Europe’s biggest pension funds are failing to engage actively with emerging EU level sustainable finance policy, providing those reluctant to transform their investments and business models with greater influence, according to new research by climate think tank InfluenceMap.

The report identifies Norway’s Norges Bank Investment Management, the Dutch fund Pensioenfonds Metaal en Techniek (PMT), and in the UK, Universities Superannuation Scheme (USS) and BT Pension Scheme (BTPS), and trade body the Pensions and Lifetime Savings Association (PLSA) as among the most positive advocates for ambitious sustainable finance policies.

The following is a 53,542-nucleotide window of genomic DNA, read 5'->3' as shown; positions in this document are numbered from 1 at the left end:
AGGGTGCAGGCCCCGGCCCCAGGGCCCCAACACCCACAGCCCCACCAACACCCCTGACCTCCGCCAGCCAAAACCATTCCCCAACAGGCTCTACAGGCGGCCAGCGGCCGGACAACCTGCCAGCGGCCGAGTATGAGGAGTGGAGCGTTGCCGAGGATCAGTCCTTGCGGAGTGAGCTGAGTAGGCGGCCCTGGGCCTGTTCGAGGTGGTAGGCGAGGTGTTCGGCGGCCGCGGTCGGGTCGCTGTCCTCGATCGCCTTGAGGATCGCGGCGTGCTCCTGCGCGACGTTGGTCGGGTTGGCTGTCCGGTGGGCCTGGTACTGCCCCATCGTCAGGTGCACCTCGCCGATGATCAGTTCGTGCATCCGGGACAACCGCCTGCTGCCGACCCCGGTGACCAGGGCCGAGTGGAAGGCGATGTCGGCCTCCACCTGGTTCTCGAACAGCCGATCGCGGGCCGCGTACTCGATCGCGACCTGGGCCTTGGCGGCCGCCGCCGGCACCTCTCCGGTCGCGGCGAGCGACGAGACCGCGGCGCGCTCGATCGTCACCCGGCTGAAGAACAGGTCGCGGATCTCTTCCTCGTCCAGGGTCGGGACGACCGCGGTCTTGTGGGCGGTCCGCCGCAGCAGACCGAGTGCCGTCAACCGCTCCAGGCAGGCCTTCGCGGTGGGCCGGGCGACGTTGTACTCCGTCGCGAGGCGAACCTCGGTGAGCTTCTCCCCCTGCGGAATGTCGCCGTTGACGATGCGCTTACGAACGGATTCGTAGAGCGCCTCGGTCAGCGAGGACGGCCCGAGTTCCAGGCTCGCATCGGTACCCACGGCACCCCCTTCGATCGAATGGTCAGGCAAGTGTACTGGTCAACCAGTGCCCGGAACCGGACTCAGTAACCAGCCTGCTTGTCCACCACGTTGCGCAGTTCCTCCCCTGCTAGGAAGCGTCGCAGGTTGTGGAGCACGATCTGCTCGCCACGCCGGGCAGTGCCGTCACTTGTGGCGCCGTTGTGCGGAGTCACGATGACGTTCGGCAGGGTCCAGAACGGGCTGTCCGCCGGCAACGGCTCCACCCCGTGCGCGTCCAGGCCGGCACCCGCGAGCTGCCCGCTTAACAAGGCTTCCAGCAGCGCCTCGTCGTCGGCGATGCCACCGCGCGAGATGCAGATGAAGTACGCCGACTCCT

However, some trade bodies with a higher proportion of real economy corporate board members have a more negative approach to engagement.

Germany’s corporate pension association Aba (members include BASF, Bayer, Bosch and Volkswagen) and Belgium’s PensioPlus (ExxonMobil, Unilever, Nokia, Shell) have actively opposed ambitious sustainable finance policies.

InfluenceMap senior analyst, Paula Castro, said: “While some of Europe’s pension funds are clearly trying to take the threat of climate change seriously, most are not actively engaged on emerging sustainable finance policy.

“It means that industry associations – which often take a more negative approach to policy – are the loudest voices at an EU level. “Given the enormous amounts of money invested in pension funds, these organisations have significant influence when it comes to pulling levers to address the climate crisis.”


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Published: October 1, 2022
Home » Time for funds committed to sustainability to engage with EU rules

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